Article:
Morgan Freeman

Morgan Freeman graduated from Greenwood High School in Mississippi. At eighteen, he enlisted in the Air Force and later settled in California after completing his military service to study dance and drama at Los Angeles City College. His career as an actor began on Broadway in 1967 with a revival of "Hello Dolly!". That same year, he garnered attention in theater for his performance in "The Nigger Lovers". On television, he became known to American audiences by portraying the popular character Easy Reader in the series "The Electric Company". Morgan Freeman gained prominence in film later in life. In 1987, his role as Fast Black in "Street Smart" earned him numerous awards (Best Supporting Actor from the New York Film Critics, Los Angeles Film Critics, and National Society of Film Critics), as well as a Golden Globe nomination. He achieved even greater success with "Driving Miss Daisy", winning a Golden Globe in 1990, a Silver Bear, and an Oscar nomination. Subsequently, he starred in commercially successful films such as "Glory" directed by Edward Zwick, "Robin Hood: Prince of Thieves" by Kevin Reynolds, and Clint Eastwood's "Unforgiven". Morgan Freeman often portrays characters known for their wisdom and determination: in 1991, he played Judge Leonard White in "The Bonfire of the Vanities", followed by a role as a model prisoner in "The Shawshank Redemption", a seasoned detective opposite the impetuous Brad Pitt in "Seven", the President of the United States in "Deep Impact", the superior officer of Jack Ryan in "The Sum of All Fears", and a blind artist mentoring Jet Li in "Unleashed". By portraying profiler Alex Cross in "Kiss the Girls" (1997) and "Along Came a Spider" (2001), Freeman further solidified his reputation for playing calm and reflective characters. Through his choice of roles, Morgan Freeman has shown a strong political commitment, advocating for the African-American community. He portrayed Malcolm X on television in "Death of the Prophet" (1981), an abolitionist in "Amistad" (1997), and highlighted the horrors of apartheid in "Bopha!" (1993), his directorial debut. In addition to his roles as a wise elder, Freeman diversified his performances: as a wild criminal in "Nurse Betty" (2000), a colonel with ambiguous ambitions in "Dreamcatcher" (2003), and even portraying God in the comedy "Bruce Almighty". In 2005, at the age of 68, Freeman finally received professional recognition by winning the Oscar for Best Supporting Actor for his role as a one-eyed former boxer in Clint Eastwood's "Million Dollar Baby", a film he starred in. Versatile and popular, Morgan Freeman played Lucius Fox in the lucrative and cult "Batman Begins" (2004), "The Dark Knight" (2008), and "The Dark Knight Rises" (2012). He also appeared in the energetic "Wanted" and lent his experience to novice directors, notably in Ben Affleck's "Gone Baby Gone" (2007). In 2009, he portrayed Nelson Mandela in Clint Eastwood's "Invictus", followed by playing a retired CIA agent who returns to duty in the action comedy "Red". In "Conan" (a remake of the cult film that propelled Arnold Schwarzenegger to superstardom) and "Born to Be Wild 3D", Morgan Freeman served as the narrator, reprising a role similar to his narration in "The Shawshank Redemption" about fifteen years earlier. Preferring blockbusters and often franchise films, Morgan Freeman continued to take on roles in "Oblivion" (2013), "Olympus Has Fallen" (id.), "Now You See Me" (id.), "Lucy" (id.), "Ted 2" (2015), "London Has Fallen" (2016), "Now You See Me 2" (2016), and "Ben-Hur" (id.). Simultaneously, he starred in feature films rooted in reality such as "Magic of Belle Isle" (2012), "Last Vegas" (2013), and "Going in Style" (2016). In 2019, after "Angel Has Fallen", he portrayed himself in "Coming 2 America" and appeared in an episode of "The Kominsky Method", earning a nomination for Best Guest Actor in a Comedy at the Emmy Awards at the age of 83. He also played Ryan Reynolds' father in "Free Guy", an action comedy set in the universe of a video game.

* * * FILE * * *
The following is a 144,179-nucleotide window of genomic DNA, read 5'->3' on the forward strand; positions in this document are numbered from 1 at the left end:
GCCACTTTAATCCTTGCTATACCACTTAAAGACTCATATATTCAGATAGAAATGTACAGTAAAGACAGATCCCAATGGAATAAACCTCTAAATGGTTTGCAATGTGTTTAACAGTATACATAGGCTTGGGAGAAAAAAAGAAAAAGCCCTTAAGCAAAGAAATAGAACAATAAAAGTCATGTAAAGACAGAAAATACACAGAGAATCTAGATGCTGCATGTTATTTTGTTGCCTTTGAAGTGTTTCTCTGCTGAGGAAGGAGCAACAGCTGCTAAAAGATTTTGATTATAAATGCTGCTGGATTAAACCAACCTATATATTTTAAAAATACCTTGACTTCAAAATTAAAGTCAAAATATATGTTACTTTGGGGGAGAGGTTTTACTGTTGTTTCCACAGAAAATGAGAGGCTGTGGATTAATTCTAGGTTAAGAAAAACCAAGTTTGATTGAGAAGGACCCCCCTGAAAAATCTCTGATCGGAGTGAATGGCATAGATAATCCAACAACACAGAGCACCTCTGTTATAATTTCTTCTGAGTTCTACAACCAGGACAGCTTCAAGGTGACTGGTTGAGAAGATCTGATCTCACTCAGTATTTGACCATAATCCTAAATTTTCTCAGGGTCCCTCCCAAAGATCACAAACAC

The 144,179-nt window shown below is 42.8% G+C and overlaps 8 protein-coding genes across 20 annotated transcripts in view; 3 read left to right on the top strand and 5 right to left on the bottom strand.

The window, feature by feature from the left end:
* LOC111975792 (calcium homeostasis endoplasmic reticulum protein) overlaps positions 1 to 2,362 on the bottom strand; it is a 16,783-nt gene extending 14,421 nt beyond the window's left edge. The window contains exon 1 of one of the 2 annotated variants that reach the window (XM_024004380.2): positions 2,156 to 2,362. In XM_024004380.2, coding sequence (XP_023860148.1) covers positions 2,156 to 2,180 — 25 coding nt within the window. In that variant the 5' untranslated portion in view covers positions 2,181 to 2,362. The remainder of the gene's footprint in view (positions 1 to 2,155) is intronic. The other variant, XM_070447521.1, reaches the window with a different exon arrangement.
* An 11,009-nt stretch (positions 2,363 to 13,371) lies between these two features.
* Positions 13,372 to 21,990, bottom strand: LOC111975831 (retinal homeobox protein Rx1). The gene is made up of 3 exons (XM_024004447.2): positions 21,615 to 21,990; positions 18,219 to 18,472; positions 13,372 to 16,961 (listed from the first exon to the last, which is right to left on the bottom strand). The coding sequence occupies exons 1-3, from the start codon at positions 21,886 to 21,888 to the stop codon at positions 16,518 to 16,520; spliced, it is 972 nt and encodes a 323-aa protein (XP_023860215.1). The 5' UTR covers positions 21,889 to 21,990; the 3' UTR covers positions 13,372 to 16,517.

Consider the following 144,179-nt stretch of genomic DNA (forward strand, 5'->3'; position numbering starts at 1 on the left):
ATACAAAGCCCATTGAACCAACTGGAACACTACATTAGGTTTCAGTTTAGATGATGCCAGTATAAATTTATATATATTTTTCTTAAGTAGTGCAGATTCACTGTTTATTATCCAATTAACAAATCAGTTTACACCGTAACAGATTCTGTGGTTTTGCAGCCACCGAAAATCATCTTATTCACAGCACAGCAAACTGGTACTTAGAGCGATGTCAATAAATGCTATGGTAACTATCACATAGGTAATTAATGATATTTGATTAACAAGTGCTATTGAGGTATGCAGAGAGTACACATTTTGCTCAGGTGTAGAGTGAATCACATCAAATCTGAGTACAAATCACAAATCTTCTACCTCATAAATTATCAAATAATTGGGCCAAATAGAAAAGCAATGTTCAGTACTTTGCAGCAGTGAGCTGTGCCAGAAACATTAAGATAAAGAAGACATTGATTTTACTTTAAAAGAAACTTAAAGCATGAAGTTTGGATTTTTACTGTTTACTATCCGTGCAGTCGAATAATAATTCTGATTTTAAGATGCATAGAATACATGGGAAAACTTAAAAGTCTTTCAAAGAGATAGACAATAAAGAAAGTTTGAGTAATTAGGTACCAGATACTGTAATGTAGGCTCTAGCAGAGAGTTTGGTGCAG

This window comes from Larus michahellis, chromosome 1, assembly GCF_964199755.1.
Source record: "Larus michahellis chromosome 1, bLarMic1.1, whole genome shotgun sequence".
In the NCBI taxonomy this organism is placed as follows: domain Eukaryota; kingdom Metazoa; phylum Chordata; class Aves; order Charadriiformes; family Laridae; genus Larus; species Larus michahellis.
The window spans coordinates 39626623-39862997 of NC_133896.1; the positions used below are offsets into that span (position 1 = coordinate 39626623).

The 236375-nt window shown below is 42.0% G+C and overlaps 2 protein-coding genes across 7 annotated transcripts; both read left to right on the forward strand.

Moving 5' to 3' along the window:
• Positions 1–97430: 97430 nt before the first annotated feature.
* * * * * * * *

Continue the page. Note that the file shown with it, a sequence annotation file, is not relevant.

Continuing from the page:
Batman Begins (2005)

- Lucius Fox